HMP Five Wells is an adult male Category C resettlement prison, designed to enhance rehabilitation. The project embraced a Design for Manufacture and Assembly (DfMA) and integrated digital tools to drive efficiencies in the design, construction and operation of the facility.

Design and build
Our capabilities
Innovation and Digital
Modern Methods of Construction
East Midlands

Workshops built for skills development


Inmates housed




Vital to our communities

At Kier, we’re incredibly proud of our prison engagement and employment programme, Making Ground, which is designed to support serving prisoners and prison leavers into sustainable employment in the construction industry.

“Kier and the wider supply chain have embraced the design challenges at Wellingborough and have worked with us to apply the innovative design to the site, whilst using a Modern Methods of Construction (MMC) and digital-first approach, something which MoJ is committed to and which has helped us drive time efficiency through the construction programme.

Early engagement with the preconstruction team enabled us to consider options and make the right choices for the design, fully understanding the implications. Kier arranged for us to visit one of our precast suppliers, Bison, which was an opportunity to understand more about the mechanics of production and the route to delivery. It was clear to see the dedication to both quality and precision through the supply chain.”

Lynda Rawsthorne Director of Prison Infrastructure, Ministry of Justice

Leveraging economies of scale

The scheme incorporates repeatable, standardised components and assemblies across the thirteen buildings on site. Circa 80% of the design has been standardised, leaving just 20% as site-specific design. This means that the component assemblies designed for Wellingborough can and will be used on subsequent MoJ prison projects, leveraging economies of scale for the programme. A select group of current inmates were involved with the construction.

Safe and secure

The design developed for the facility supports the MOJ's commitment to building a safe and secure environment that is conducive to rehabilitation. Buildings feature windows with no bars and each landing can be split into three, with each spur holding 20 men. There is also an association space for residents to use and the visitors' hall has been designed to be open and light to instill a sens of normality for those visiting.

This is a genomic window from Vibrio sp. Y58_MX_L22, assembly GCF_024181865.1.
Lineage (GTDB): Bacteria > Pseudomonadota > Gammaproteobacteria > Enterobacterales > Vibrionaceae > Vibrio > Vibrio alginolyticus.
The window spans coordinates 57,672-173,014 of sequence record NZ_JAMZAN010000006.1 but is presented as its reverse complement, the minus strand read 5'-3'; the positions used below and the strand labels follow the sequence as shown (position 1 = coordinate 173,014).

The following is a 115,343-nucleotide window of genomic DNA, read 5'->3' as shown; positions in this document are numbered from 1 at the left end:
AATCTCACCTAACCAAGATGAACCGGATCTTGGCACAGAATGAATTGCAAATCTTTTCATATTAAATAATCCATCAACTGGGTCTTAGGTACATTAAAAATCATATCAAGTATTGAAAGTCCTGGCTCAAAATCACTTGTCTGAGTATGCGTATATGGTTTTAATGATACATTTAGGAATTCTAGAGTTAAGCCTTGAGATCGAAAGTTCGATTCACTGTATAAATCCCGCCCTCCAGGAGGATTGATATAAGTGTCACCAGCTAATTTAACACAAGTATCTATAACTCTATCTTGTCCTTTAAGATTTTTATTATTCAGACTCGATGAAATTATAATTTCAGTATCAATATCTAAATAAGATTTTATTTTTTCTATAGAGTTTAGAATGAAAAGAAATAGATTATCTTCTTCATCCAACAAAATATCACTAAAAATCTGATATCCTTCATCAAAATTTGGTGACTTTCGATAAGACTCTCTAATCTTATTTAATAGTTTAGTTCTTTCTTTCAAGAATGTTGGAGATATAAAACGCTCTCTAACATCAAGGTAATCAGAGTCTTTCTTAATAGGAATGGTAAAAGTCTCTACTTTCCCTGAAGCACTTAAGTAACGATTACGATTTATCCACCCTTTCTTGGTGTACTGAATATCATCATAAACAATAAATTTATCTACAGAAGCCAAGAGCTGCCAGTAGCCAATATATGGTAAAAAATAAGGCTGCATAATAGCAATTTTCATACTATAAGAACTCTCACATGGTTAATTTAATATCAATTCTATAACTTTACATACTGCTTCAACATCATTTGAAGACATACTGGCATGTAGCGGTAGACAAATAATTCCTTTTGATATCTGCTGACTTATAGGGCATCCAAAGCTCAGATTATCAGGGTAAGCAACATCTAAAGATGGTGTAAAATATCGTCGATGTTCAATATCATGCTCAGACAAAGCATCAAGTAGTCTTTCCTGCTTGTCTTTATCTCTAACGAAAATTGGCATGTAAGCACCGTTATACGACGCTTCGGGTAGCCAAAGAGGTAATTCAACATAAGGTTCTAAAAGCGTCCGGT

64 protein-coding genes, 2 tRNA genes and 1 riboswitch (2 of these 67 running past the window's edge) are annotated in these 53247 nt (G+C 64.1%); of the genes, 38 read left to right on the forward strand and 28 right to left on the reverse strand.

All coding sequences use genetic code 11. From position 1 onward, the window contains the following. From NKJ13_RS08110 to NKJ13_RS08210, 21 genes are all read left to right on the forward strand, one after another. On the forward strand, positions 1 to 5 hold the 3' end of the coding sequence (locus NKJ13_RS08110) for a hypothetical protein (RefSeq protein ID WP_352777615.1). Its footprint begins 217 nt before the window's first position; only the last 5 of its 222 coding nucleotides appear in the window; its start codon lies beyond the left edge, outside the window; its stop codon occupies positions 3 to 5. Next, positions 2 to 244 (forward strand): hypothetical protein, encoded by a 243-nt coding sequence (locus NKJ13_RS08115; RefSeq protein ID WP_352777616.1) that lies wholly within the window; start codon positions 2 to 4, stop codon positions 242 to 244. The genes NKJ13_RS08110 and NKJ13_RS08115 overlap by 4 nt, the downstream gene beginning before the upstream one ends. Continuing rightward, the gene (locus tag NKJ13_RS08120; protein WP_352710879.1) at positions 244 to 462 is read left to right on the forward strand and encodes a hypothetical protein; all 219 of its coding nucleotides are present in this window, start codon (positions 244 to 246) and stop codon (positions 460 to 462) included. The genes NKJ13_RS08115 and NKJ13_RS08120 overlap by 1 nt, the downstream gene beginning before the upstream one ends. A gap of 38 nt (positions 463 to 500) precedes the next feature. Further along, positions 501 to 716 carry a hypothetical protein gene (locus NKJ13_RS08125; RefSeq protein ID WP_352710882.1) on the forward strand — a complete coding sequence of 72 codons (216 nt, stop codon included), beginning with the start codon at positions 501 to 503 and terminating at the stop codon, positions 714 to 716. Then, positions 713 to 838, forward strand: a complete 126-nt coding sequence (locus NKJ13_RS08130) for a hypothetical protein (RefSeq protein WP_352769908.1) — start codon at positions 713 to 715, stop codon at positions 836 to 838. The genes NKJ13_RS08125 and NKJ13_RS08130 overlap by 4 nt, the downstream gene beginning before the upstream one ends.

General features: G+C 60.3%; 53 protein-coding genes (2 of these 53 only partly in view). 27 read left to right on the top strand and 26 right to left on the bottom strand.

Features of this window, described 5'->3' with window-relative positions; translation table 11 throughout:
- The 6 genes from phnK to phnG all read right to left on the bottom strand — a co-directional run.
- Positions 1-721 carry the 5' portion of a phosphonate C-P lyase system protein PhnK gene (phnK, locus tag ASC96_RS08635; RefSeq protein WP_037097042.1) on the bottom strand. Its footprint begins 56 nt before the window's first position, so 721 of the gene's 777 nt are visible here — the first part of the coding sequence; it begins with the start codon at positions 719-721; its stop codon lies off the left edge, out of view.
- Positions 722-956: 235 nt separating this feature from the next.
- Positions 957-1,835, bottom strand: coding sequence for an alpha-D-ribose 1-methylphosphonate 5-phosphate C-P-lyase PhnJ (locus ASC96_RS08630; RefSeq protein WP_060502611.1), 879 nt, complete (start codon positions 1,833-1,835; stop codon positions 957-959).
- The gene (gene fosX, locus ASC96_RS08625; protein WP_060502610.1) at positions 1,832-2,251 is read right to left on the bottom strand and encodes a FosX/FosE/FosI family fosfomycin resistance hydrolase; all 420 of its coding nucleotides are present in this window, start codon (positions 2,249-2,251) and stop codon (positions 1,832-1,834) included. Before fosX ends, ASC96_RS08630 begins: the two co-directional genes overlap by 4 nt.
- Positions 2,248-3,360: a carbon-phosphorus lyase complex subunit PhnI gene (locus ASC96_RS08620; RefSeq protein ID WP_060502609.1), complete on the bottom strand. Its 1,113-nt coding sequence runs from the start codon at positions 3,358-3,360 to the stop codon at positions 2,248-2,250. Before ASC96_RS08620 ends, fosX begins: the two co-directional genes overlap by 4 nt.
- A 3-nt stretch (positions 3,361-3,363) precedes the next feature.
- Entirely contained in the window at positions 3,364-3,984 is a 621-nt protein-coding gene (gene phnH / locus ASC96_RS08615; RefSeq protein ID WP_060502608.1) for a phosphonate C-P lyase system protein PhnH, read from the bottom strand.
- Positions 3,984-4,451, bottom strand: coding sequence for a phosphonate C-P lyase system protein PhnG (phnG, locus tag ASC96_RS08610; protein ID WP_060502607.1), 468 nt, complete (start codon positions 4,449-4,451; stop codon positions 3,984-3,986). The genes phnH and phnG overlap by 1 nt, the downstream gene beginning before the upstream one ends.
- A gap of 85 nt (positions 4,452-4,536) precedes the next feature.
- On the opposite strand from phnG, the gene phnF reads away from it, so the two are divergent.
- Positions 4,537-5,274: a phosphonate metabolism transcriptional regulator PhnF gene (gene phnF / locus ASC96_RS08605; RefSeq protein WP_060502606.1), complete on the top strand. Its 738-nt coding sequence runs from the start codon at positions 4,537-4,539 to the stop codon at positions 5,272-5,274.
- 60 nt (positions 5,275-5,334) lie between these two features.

Circa 80% of the design was standardised

In 2019 Kier was awarded a £253m contract by the Ministry of Justice (MoJ) for a new build resettlement prison in Wellingborough. The project was the first in a series of schemes to be undertaken as part of the MoJ’s wider Change, Strategy and Planning (CSP) Directorate within HMPPS. The aim of the programme is to reform and modernise the prison estate to make it more efficient, safer and focused on supporting rehabilitation.

A core feature of the programme is to optimise how the MoJ’s assets are designed, procured, delivered and operated, through a Design for Manufacture and Assembly (DfMA) or ‘platform’ approach. As project integrator, Kier drove a manufacturing mindset for Wellingborough by bringing together a diverse team to deliver this component-led approach.

Kier made extensive use of precast concrete components (15,183 precast panels plus more than 60,000 sub-components), bringing together three separate precast suppliers, Bison Precast, FP McCann and Banagher – a total of six different factories across the country – as well as precast management company PCE. This approach reduced risk, and enabled a high level of innovation and collaboration between Kier and its supply chain partners.

The precast components for cell doors, walls and flooring were optimised to avoid follow-on work as far as possible. For each cell, M&E utility conduits and points were cast-in, and shower trays were also cast into the floor units. All this reduced on-site trades and will improve serviceability and security.

The Wellingborough scheme also adopted a ‘digital first’ approach to enable Kier to monitor, manage and communicate across the wider team. Standardisation was driven throughout the design to ensure the repeatable use of components. The level of detail we were able to achieve informed our strategy for developing the precast moulds, how we would cast the components, how we would put together the construction programme, strategies for lifting components into position, as well as the integration of components such as the prefabricated services (MEP).

To control quality across all six factory sites, Kier also implemented the use of Dalux, a field tool that allowed the project team to track the status of components being produced by each supplier. Clicking on any precast component within the system brings up the full quality assurance records for that component, and allowed the team to digitally track its journey and monitor progress. Live dashboards indicated how well the system was being used, giving full transparency to operations. The scheme also utilised two dedicated quality managers to ensure Kier delivered this large-scale project to the MoJ’s high standards.